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AB0566 Hospital anxiety and depression scale (hads) results in ankylosing spondylitis (as).
  1. T. Doherty1,
  2. N. Njegovan2,
  3. V. Sandhu1
  1. 1Rheumatology, St Georges Hospital, London
  2. 2Statistics, London, United Kingdom

Abstract

Background Depression and anxiety are more prevalent in chronic diseases compared to the normal population1. In patients with ankylosing spondylitis (AS), unrecognised depression and/or anxiety is likely to lead to worse outcomes and suboptimal responses to AS treatments. Screening patients for anxiety and depression should improve our understanding of patients’ disease and help to tailor AS treatments

Objectives To assess the prevalence of anxiety and depression amongst AS patients and to correlate these conditions with patient reported outcomes.

Methods In January 2012 we set up annual review clinics for patients with AS. Amongst screening for other comorbities we looked at Hospital Anxiety and Depression Scores (HADS-A and HADS-D respectively). We also looked at the BATH indices (BADAI, BASFI, BAS-G and Spinal Pain VAS), employment status, obesity, smoking and excess alcohol consumption and correlated these to HADS results.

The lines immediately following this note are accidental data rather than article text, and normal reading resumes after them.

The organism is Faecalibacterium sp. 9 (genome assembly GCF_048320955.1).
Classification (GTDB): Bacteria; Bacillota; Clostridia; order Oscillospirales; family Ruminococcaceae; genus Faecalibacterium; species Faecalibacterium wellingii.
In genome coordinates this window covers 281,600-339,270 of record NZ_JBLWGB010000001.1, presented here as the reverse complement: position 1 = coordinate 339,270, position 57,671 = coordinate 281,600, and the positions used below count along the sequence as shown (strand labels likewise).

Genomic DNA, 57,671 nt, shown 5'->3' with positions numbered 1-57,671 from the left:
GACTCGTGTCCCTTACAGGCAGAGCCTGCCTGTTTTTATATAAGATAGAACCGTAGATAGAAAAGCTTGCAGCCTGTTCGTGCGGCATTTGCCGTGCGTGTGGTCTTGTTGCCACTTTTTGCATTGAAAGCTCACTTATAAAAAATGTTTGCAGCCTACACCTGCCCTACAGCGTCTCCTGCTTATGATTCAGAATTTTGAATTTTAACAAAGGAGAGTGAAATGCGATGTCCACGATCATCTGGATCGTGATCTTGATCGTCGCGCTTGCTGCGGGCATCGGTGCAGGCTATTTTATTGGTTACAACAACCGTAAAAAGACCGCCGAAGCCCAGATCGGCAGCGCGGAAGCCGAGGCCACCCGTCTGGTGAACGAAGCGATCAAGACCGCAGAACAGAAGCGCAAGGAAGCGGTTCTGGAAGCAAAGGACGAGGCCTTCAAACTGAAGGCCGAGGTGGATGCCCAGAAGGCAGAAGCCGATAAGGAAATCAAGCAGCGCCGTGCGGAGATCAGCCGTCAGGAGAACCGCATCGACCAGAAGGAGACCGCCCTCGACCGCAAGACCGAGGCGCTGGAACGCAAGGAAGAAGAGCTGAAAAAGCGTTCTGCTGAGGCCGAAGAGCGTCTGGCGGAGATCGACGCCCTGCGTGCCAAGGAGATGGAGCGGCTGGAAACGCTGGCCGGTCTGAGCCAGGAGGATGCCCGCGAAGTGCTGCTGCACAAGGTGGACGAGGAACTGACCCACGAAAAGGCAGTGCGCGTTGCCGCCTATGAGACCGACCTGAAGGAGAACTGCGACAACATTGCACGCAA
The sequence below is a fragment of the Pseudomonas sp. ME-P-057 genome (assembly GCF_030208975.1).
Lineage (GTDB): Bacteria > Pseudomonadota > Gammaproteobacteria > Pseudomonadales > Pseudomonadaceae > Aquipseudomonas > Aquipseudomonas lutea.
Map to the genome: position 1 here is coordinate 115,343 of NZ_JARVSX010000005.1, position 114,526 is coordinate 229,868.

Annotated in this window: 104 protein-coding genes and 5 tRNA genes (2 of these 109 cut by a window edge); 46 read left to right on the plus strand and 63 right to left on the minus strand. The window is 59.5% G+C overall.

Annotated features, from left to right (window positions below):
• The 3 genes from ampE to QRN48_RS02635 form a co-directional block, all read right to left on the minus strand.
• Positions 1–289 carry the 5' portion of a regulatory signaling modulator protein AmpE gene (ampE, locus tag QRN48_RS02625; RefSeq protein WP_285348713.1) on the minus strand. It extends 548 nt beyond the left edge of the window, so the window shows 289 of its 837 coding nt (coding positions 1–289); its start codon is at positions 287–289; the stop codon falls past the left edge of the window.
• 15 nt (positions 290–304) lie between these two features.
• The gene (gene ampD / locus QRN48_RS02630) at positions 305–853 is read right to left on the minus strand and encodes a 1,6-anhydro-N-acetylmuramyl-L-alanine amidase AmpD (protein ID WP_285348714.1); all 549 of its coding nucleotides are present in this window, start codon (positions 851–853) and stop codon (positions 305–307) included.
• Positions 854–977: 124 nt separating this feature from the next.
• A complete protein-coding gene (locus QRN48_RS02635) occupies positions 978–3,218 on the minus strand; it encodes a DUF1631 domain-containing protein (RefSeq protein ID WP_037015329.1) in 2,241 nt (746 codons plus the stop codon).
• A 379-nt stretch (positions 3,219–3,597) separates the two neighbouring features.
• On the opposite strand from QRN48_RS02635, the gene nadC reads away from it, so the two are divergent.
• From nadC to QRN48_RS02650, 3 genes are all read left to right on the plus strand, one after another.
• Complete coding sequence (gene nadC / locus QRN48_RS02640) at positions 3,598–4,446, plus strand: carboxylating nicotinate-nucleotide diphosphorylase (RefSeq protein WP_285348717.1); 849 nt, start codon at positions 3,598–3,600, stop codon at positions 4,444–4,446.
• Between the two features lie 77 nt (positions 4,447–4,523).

Results 59 patients attended (M=41, F=18) and completed HADS and BATH patient self assessments (BASDAI, BASFI, BAS-G, Spinal Pain VAS).

19 patiients had high anxiety scores (M=15, F=4) and 24 had high depression scores (M=17, F=7). 16 patients scored high on both anxiety and depression scales (M=12, F=4).

High BASDAI scores were positively correlated with anxiety (p<0.0001) and depression (p<0.0007). Similarly BASFI (p<0.002, p<0.0002), BASS-G (p<0.0005, p < 0.00002) and Pain VAS (p<0.002, p<0.04) scores correlated with anxiety and depression. There was a correlation between and unemployment and depression (p<0.04) but not with anxiety (p>0.2). Obesity was also not correlated to anxiety but was to depression (p<0.04). Smoking or alcohol excess were not linked to increased HADS.

Conclusions Both anxiety and depression were prevalent in this patient group. Worse patient reported outcomes were noted in the presence of anxiety or depression. Recognising and treating anxiety and depression in AS is an important part of their management. Yearly review clinics are best suited to considering these chronic disease associations and discussing therapeutic options

  1. Bayat N et al. Symptoms of anxiety and depression: A comparison among patients with different chronic conditions. J Res Med Sci. 2011 November; 16(11): 1441–1447

Disclosure of Interest None Declared

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